First 2000 Days


Why are the first 2,000 days so critical?

There are only 2,000 days between the time a baby is born and when he or she will begin kindergarten.


During that time, brain architecture is forming.

The brain is not fully developed at birth. The basic architecture of the brain forms during a child’s early years.

We aren’t born with the skills that enable us to control impulses, make plans, and stay focused.

Learn More

Join the First 2000 Days Movement!


Our Fans commit to receiving and sharing campaign updates and early childhood updates.

  • Share information about the First 2000 Days on their social media or via email
  • “Like” or share a post about the First 2000 Days
  • Subscribe to the GEEARS email list to get updates on the campaign


Our Supporters make a small commitment that leads to a large impact by donating to and uplifting organizations supporting quality early childhood in Georgia.

  • Subscribe to the GEEARS email list to get updates on the campaign
  • Add your name to our list of Supporters who pledge to spread knowledge and passion for early education
  • Donate to an organization supporting quality early childhood in Georgia


Our Advocates pledge to serve as advocacy leaders for quality early childhood in Georgia.

  • Add their name to our list of Advocates who pledge to advocate for quality early childhood in Georgia
  • Purchase and wear a 2,000 Days shirt in order to spark dialogue – receive a free First 2000 Days pin withyour purchase
  • Contact legislators about early childhood issues when asked
  • Engage in informal discussions with their network
  • Sign up as a Georgia First 2000 Days volunteer for partner organizations
  • Attend First 2000 Days Campaign Leader events in their community


Our Champions play key roles in community outreach. They are trained to give the First 2000 Days presentation, suggest opportunities to give presentations and are presenters themselves. These community influencers carry the First 2000 Days message with them in their professional and personal life.

  • Submit a photo + quote or video clip about the importance of the first 2,000 days of a child’s life that will be shared online or in print
  • Share campaign updates via email, social media, and in person
  • Present the First 2000 Days PowerPoint and/or Video to businesses, organizations, or community groups
  • Commit to engage in informal conversations with their network about the First 2000 Days campaign
  • Encourage those in their network to donate to early childhood efforts
  • Wear their First 2,000 Days lapel pin to events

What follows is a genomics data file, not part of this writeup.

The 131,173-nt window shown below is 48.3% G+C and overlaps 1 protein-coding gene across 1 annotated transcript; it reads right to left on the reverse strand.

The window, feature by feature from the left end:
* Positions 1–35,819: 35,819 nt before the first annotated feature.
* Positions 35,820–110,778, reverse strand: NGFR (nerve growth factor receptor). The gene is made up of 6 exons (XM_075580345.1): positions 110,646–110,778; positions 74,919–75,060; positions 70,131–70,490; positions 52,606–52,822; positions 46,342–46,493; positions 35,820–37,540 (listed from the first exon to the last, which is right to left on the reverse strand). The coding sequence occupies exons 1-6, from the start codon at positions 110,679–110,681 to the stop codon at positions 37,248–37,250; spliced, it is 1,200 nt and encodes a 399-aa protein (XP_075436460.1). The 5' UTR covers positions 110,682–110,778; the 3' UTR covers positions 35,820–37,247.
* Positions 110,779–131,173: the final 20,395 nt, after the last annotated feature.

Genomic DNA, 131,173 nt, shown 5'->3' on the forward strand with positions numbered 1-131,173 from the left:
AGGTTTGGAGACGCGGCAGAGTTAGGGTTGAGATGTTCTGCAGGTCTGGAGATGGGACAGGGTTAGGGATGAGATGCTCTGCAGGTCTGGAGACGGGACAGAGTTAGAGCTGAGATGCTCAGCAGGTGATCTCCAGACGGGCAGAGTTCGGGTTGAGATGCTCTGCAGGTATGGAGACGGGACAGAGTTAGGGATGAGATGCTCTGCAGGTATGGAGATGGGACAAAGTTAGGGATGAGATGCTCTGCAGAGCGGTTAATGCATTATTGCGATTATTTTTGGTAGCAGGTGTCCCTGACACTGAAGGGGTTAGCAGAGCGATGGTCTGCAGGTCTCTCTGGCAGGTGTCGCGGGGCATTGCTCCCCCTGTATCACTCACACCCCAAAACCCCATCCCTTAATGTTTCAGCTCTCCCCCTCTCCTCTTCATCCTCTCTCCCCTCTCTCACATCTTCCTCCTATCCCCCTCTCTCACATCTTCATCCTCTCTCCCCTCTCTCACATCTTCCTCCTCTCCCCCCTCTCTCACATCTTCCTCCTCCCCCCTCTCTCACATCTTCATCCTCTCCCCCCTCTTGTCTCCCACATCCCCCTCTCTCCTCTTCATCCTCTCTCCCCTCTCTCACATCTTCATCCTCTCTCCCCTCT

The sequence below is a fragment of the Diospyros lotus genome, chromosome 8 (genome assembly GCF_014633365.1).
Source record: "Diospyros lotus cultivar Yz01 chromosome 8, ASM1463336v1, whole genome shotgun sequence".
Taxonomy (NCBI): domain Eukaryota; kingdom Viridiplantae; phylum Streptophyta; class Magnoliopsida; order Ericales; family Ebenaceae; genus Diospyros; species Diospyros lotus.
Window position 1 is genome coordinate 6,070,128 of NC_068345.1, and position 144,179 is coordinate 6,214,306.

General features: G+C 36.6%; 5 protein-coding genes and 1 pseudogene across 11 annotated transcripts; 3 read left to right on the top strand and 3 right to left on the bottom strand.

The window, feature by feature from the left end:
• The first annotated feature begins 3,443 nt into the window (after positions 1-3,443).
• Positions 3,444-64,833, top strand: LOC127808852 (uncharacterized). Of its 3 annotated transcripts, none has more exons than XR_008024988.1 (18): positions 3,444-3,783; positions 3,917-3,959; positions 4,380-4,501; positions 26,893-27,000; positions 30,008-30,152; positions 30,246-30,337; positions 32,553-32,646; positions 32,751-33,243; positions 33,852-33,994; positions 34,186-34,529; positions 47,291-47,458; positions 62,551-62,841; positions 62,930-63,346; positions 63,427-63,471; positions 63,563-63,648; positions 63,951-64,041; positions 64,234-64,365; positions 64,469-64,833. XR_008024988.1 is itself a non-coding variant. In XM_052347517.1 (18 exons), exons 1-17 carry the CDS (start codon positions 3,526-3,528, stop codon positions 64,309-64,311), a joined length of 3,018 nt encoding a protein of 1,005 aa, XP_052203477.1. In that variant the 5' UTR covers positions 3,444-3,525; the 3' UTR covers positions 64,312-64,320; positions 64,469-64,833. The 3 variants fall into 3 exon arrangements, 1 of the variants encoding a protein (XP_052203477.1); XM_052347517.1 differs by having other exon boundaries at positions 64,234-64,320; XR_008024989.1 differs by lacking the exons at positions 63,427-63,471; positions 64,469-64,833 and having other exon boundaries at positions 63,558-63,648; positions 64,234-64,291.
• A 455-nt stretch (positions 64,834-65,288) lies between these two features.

Campaign Leader (Partner):

Our Campaign Leaders commit their organization to integrate the message of the importance of early childhood development into their work, goals, strategies, and events. While the promise is strong, the actions can be simple.

  • Add the First 2000 Days web button to your website
  • Include prepared early childhood facts in your organization’s newsletter
  • Present the campaign video and presentation to board and staff members
  • Share pre-drafted campaign posts on your organization’s social media and newsletterswhen asked
  • Incorporate early childhood into your organization’s strategies
  • Invite other organizations to become Campaign Leaders


GEEARS First 2000 Days Homepage

Cold Hard Facts

Economic security, access to health care, the ability to support the students and their families and the ability to actively participate in civic life all depends on an individual’s ability to read.


  • 85% of all juveniles who are arrested are functionally illiterate.
  • Businesses and taxpayers lose approximately $20 billion a year due to limited literacy skills in lost wages, profits, and productivity.
  • 40% of prison and jail inmates lack a high school diploma or its equivalent.
  • In regard to reentry  needs, 94% of prisoners name “more education” as their #1 need.


  • Low health literacy is linked to higher rates of disease and mortality.
  • It is linked to as many as 100,000 deaths per year.
  • Literacy impacts health knowledge, health status, and access to preventative health services.


  • 85% of children whose parents do not have a high school degree live in poverty.
  • Over 1.2 million people over the age of 18, 18% of Georgia’s adult population, have less than a high school education.
  • In the U.S., high school dropouts commit 75% of crimes. (
  • In 36 Georgia counties, 30% of the adult population does not have a high school education or its equivalent.
  • Most undereducated parents lack the skills and confidence to support children’s at-home educational needs.
  • Without basic reading, writing, math, and computer skills, Americans are struggling to find jobs, stay healthy, and support their families.